Tanzania’s latest snub towards the Coalition of the Willing came late last week when officials called the recently launched common tourist Visa for Uganda, Rwanda and Kenya a ‘security risk’ and a threat to its economy, reasons immediately dismissed as laughable and a blatant attempt to discredit the fast tracking of a number of objectives, where the entire East African Community of five members failed to make progress over a number of years.
‘The Tanzanians have dragged their feet for too long, they are spoilers and just envious of the success of others where they have failed They are trying to dictate the pace of things or rather, throwing spanners in the works of increased cooperation’ blasted a regular source in Nairobi when the news broke of the rejection, while other cooler heads still tore into the reasons offered by Dar, though using more diplomatic language.
‘They only understand harsh measures’ said a source from Kigali before adding ‘When they slapped Rwandan trucks with high transit fees and we answered like with like by raising fees for Tanzanian transporters, they quickly rescinded their little scheme to extort us.
They behaved very uncivilized when they expelled thousands of people, many of them in fact Tanzanians, to Rwanda last year and stole a lot of these people’s property. Let 2014 be the year when they declare where they stand and either pull alongside the majority in the East African Community or else leave. The EAC is no place where those unwilling are holding everyone else back, it is no longer a place where the slowest and most reluctant can dictate the speed of things and it is no longer a place where anyone who wants out is kept by force’.
Meanwhile has a source from Arusha also commented on the rejection of the common Visa project by arguing: ‘Tanzania on her own is getting 50 dollar for each Visa they issue. Why now should they settle to get a much smaller part by sharing the 100 dollars with three other countries.
If those are happy to get only 30 for an entry instead of 50, that is ok for them but our tourist numbers have gone up and we expect more this year, so why let go of such important revenue. We Tanzanians pay through the nose when we need a Visa for Schengen [The European Union’s common Visa scheme] or the UK or the US so 50 dollars for them is even cheap. Admittedly we also have internal issues because Zanzibar may also start to claim get a share from a common Visa but in principle the main issue is the loss of revenue. I don’t think our officials really meant to highlight that there is a security risk when the first entry Visa is issued in Kigali or Entebbe for instance, that may have been a bit of a lapse’.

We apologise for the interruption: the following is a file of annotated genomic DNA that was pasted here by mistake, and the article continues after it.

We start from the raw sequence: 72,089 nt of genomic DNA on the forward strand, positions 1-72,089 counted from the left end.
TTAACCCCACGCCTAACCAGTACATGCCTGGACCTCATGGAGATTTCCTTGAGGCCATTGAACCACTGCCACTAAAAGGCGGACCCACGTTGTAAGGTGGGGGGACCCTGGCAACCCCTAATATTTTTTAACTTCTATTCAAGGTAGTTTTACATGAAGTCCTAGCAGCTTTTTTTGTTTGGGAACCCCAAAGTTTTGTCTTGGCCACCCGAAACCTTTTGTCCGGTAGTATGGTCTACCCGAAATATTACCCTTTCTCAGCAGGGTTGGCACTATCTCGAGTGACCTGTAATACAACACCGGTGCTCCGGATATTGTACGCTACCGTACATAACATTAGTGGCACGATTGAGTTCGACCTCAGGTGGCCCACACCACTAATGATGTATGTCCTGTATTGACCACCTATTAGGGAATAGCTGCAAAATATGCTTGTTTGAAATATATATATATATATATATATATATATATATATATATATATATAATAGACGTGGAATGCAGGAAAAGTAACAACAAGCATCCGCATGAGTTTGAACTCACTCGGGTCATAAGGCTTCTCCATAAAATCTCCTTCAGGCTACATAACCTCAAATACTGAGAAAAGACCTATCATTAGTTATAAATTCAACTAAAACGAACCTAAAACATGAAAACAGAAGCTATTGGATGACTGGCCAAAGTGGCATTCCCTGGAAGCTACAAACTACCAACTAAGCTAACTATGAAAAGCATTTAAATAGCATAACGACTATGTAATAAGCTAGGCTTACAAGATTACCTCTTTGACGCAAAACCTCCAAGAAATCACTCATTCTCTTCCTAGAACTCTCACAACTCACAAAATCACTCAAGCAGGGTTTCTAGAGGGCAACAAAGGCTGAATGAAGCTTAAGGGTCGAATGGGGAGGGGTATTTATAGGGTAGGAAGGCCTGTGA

This latest spat is seen in some quarters as a continuation of the confrontational if not outright divisive developments of last year, when the formation of the Coalition of the Willing by Kenya, Uganda and Rwanda ruffled Tanzania’s feathers after the three signed wide ranging cooperation agreements for a common customs clearance pact, to be undertaken at the port of Mombasa, agreed on the Common Tourist Visa and the use of ID cards for citizens to cross borders and launched a new standard gauge railway system which will connect Mombasa with Uganda and Rwanda, leaving out Tanzania – by choice – and Burundi – reportedly as a result of intense diplomatic and economic pressurebrought to bear by Tanzania on them.
A Ugandan regular source, who participated in the some of the meetings to introduce the common Visa for Uganda, Kenya and Rwanda, added his own voice when saying: ‘It is not correct to say that the three are closing out Tanzania and Burundi. In fact the door is open for them to come on board. In all the meetings it was made clear that the two are part and parcel of the EAC and therefore no one should antagonize the two partners. They might not be ready to join now but can join when they are ready’. However that plays out in 2014, as with many other cases time will tell which way the EAC is heading and how successful the CoW will be in actually implementing their fast tracked projects, as political declarations – from experience – are never quite the same as what is happening on the ground.